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Low water levels at Bombay Hook NWR

The following article was recently posted on the Bombay Hook NWR FaceBook page.

"There has been a lot of buzz lately about the low water levels at Bombay Hook NWR. While it doesn’t look great, it really isn’t such a bad thing.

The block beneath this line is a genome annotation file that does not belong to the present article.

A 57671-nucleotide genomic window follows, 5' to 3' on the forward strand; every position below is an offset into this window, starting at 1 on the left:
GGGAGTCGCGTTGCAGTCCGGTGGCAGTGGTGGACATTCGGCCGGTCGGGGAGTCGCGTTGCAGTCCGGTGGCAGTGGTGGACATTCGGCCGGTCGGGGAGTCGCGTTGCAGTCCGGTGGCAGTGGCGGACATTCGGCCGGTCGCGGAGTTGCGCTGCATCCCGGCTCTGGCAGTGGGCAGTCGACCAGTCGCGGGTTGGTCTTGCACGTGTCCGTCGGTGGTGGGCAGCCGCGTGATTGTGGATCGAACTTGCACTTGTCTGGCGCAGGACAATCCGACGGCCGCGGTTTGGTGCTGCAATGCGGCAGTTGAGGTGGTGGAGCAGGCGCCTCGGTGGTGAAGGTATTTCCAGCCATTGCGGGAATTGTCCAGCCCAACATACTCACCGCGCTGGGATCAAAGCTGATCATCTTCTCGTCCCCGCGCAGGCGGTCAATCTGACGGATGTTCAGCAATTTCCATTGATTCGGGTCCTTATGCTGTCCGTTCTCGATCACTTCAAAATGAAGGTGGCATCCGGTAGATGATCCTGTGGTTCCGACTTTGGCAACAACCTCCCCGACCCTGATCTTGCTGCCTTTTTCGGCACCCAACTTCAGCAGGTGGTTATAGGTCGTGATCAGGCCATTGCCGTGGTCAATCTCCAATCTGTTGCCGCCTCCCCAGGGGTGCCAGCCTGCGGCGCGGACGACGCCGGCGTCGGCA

The freshwater ponds are managed primarily for waterfowl and shorebirds. The water levels are dependent on rain fall. We let the water out in the spring but have no artificial way of putting more in. We haven’t manipulated the water since May. It’s currently 18 inches below the water control structure. This is due to evaporation and lack of rain.We can’t just let water in through the water control structures. The water in the bay is saline and the impoundments are freshwater. The salt would have a damaging effect on the ecology of the ponds. The soil/sediments, the invertebrates, plants, fish, reptiles and amphibians would all be negatively affected, and the pond would take several years to recover. The birds are not “confined” to a small space. They are choosing to be there because the fishing is easy and food is abundant. Herons and egrets successfully forage in the salt marsh every day. They are in the low fresh water impoundments currently because it is an all you can eat buffet. This low water creates a terrific wildlife viewing opportunity. The fish kills aren’t really a bad thing nor are they entirely a good thing. When they happen we monitor the water quality regularly. In a real pinch we could let bay water in and right back out to flush out the carcasses. One, maybe two tide cycles. This quick rinse doesn’t seem to have lasting effects. This is only practical in Raymond pool and Bear Swamp. Shearness is too big and deep to do this effectively. The down side to that approach is it completely empties the pool such as we see at Bear Swamp now. We don’t really want carp in the ponds. They get in during the spring when water levels are high. During the spring run off, the Delaware bay water is more fresh than salt. The carp are able to spread down stream in the Delaware river and up into tributaries. They follow water flow in search of suitable locations to spawn. The water control structures on the refuge keep saltwater out but, unlike water, carp can swim upstream and squeeze in past the flap gates. Carp are prolific and have a negative effect on water clarity and chemistry. They also eat many of the foods intended for wintering waterfowl. The fish kill prevents the population and the individual fish from getting too large. Hopefully that answers a lot of the questions and assuages some of the concerns. Thank you for continuing to visit and enjoy the wonderful wildlife that call Bombay Hook home.

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